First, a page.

TW: sexual violence, rape.
On October 14, 24-year old Mariam Mohamed was walking home from work in Maadi when three men in a car stopped her, verbally and sexually harassed her, and attempted to steal her purse. Fighting back, she was eventually dragged on the asphalt streets of Cairo until she hit a parked car, dying of her injuries later that same day.
It’s a tragic story, but not an unfamiliar one. Walking alone in the streets of Cairo carries the perpetual risk of being sexually harassed or robbed if you’re a woman. Mohamed’s death only adds fuel to an already fiery discussion about sexual violence against women in Egypt following the arrest of Ahmed Bassem Zaki in July. Zaki, a student at the American University in Cairo, has been accused of assaulting, raping, and blackmailing women for sexual favors, including three underage girls. So far, over one-hundred girls and women have offered testimonies against Zaki online.
Zaki’s arrest opened the proverbial floodgates, and the subsequent outpouring of testimonies from hundreds of Egyptian women regarding their own experience with sexual violence is being dubbed “Egypt’s MeToo movement”. It has sparked not only a public conversation on the rights of women in Egypt but also prompted the unprecedented: the reopening of a six-year-old cold case.
In 2014, a woman attending a private party at the Fairmont Nile City Hotel was drugged, videotaped, and gang-raped by at least four men. Following fresh public outcry and new testimonies, Egypt’s Public Prosecution Office announced in August that they would be reopening the Fairmont case – and eight men have since been arrested. The outrage following Zaki’s arrest and Mohammed’s death provide the Egyptian government with an opportunity to dismantle a long-standing culture of impunity and a level of violence acceptable even in the eyes of the law that has, beyond the bare minimum, gone unaddressed.
The Egyptian Constitution of 2014 introduced new amendments to the Criminal Code to reclassify the significance of sexually violent crimes. Sexual harassment remains a misdemeanor, but felonies now include female genital mutilation, rape, kidnapping, and sexual assault. Egypt has also ratified and recognized multiple international conventions pertaining to women’s rights, including the UN Declaration on the Elimination of Violence Against Women of 1993, and the Convention on the Elimination of All Forms of Discrimination Against Women (CEDAW) in 1981.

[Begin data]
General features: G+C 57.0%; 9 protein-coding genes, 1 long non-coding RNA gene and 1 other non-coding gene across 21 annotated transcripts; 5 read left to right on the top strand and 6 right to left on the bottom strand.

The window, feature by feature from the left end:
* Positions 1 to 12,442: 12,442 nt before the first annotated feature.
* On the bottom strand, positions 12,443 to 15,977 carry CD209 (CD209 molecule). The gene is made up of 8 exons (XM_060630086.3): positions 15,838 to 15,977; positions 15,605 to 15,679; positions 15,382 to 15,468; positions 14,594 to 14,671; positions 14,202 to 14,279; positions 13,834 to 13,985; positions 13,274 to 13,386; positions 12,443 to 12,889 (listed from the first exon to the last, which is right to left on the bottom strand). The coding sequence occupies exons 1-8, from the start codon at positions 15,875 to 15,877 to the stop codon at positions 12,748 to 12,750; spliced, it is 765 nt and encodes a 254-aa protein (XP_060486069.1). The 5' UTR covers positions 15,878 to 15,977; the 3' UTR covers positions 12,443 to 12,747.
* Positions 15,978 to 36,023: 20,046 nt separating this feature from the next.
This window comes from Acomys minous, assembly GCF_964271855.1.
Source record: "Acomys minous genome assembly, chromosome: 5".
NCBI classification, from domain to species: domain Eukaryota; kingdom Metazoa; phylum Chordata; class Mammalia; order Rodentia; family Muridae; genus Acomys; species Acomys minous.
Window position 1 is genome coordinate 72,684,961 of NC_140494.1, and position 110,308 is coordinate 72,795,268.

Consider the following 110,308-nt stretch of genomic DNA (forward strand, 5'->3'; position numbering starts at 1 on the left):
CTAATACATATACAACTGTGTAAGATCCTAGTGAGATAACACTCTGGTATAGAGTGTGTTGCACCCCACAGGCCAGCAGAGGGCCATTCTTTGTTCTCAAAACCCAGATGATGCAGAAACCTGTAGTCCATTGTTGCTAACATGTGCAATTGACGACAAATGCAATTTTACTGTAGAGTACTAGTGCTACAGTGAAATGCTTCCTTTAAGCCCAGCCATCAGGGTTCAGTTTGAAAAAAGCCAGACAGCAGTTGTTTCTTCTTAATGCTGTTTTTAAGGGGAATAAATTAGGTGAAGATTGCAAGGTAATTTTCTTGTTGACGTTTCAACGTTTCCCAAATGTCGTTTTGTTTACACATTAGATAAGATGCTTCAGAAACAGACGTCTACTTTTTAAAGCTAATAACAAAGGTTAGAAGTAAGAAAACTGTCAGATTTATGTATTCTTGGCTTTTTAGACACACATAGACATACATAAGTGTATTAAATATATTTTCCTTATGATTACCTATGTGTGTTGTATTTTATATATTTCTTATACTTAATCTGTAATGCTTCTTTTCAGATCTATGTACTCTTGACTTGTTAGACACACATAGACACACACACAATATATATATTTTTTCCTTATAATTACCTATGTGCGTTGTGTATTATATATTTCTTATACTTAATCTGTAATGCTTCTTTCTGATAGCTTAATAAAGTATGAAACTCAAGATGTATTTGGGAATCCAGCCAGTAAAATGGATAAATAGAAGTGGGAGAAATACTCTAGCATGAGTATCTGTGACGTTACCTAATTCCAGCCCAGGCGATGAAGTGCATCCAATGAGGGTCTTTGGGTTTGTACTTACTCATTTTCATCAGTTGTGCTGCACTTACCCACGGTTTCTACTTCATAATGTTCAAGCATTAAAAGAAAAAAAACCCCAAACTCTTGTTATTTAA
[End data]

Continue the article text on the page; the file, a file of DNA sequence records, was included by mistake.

Informally, Egyptian women tell a different story. A 2013 United Nations report on sexual harassment in Egypt found that 99.3% of female respondents had experienced some form of sexual harassment. Furthermore, in practice, Egypt barely reaches the threshold of effective legislation sanctioning sexual violence. The definition for rape is ambiguous in Egypt, where being stripped and penetrated by hands at protest does not legally count as rape. The Egyptian state does not recognize marital rape as a crime, meaning victims have limited options for support and almost no grounds for legal action.
Unsurprisingly, formal protection is lacking in a legal system that was designed to punish women more harshly than men, even when committing the same crime. The Egyptian Constitution guarantees equality before the law for both men and women, but women face much longer prison sentences for charges of adultery, for example. When a bill was introduced to amend the unequal sentences in 2016, it was met with heavy opposition and was ultimately never passed.